VIOLENCE, VIDEO GAMES AND CHILDHOOD
Children play, and take delight in repeating their games over and over again.
They play at soldiers, with or without props. Speech and gestures are all that are required: two pointed fingers and a “Bang, you’re dead!”
Children will never tire of playing at killing or being killed, an outlet for the violence that exists within and around them.
In the digital age, video games have spread to wider audiences, be it children, teenagers or adults.
This surge of images, with game controller in hand, opens up a whole new dimension to gaming, bringing the player’s body into the frame and into conflict with a new adversary: the machine.
In a world where war is ever present, what does it mean to the player, who faces ever more realistic images in which violence is flashed and paraded before their eyes?
Can this impact on the way we perceive the world? Or does it have more to do with our own stance as an individual?
Is this a factor considered by video game designers, and how? What do they base their decisions on when designing new games?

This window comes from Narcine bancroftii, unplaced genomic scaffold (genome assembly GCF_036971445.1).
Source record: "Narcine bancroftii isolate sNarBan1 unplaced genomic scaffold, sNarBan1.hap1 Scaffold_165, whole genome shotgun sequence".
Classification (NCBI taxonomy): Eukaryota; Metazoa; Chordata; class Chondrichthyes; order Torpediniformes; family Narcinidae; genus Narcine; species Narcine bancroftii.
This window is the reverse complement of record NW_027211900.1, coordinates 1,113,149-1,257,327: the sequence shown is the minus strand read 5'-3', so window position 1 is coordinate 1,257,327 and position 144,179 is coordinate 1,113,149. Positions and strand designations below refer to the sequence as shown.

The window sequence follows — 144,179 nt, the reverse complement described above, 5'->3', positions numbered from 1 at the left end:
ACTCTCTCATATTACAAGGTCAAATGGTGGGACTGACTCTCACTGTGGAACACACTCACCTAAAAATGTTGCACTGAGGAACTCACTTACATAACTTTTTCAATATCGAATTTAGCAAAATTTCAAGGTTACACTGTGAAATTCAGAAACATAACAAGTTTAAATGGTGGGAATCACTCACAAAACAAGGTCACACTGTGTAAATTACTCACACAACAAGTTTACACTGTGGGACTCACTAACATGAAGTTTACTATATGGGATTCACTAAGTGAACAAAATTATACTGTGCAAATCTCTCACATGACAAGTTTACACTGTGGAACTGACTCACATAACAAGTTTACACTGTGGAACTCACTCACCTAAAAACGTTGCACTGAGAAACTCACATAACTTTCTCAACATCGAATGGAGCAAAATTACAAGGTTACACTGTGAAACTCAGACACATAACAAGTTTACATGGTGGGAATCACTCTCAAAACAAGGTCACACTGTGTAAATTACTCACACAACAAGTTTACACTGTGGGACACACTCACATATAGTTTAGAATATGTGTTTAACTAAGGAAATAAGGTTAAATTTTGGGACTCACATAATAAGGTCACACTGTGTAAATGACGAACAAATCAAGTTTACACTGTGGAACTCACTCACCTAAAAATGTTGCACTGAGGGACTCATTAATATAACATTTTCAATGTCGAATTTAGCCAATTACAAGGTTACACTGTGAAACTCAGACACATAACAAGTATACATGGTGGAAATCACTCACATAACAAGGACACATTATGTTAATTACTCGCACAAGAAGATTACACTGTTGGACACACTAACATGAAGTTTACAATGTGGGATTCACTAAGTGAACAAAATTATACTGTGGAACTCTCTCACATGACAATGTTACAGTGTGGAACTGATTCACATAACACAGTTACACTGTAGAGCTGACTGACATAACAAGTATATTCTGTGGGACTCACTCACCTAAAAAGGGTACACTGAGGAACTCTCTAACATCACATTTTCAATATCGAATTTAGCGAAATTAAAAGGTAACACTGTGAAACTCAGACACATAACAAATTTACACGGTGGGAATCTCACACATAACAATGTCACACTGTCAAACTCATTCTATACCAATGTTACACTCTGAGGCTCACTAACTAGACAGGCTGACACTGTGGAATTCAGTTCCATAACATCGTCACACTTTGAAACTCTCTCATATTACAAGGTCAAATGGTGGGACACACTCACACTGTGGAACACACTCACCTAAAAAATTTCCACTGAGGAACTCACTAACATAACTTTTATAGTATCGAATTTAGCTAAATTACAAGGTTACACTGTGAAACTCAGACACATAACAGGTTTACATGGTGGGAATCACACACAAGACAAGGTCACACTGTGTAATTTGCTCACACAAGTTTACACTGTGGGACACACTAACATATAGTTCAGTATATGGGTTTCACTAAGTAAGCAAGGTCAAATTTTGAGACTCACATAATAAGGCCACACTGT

What might a psychoanalyst have to say, and what stance do they take, on the new stakes at play in today’s gaming?
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THE ARAB SPRING AND ARAB REVOLUTIONS
The Arab Spring and ensuing conflicts place imagery at the centre of a new kind of warfare. The profusion of images and the raw, instantaneous nature of their dissemination through the new channels of social media raise questions about our actions as spectators. At the same time, fiction and documentary offer a structured, artistic perspective on these on-going wars.
Be they Tunisian, Syrian or Egyptian, directors from the countries that have experienced this profound shake-up are first and foremost citizens and witnesses, using their art form as a means to take stock of and question the present.
Filmmakers and reporters give evidence of what is at stake and of the use of images in today’s wars.
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SAVE CINE GUIMBI!
Bobo-dioulasso is the second largest city and the cultural capital of Burkina Faso, star country of the African and Pan-African cinema, located in West Africa. In spite of that, Bobo-dioulasso doesn't have movie theaters in a functionning state anymore.
To fight against this fatality that touches many countries throughout the world, the Association of support of the Cinema in Burkina Faso launched a project of rescue and restoration of the mythical Ciné Guimbi.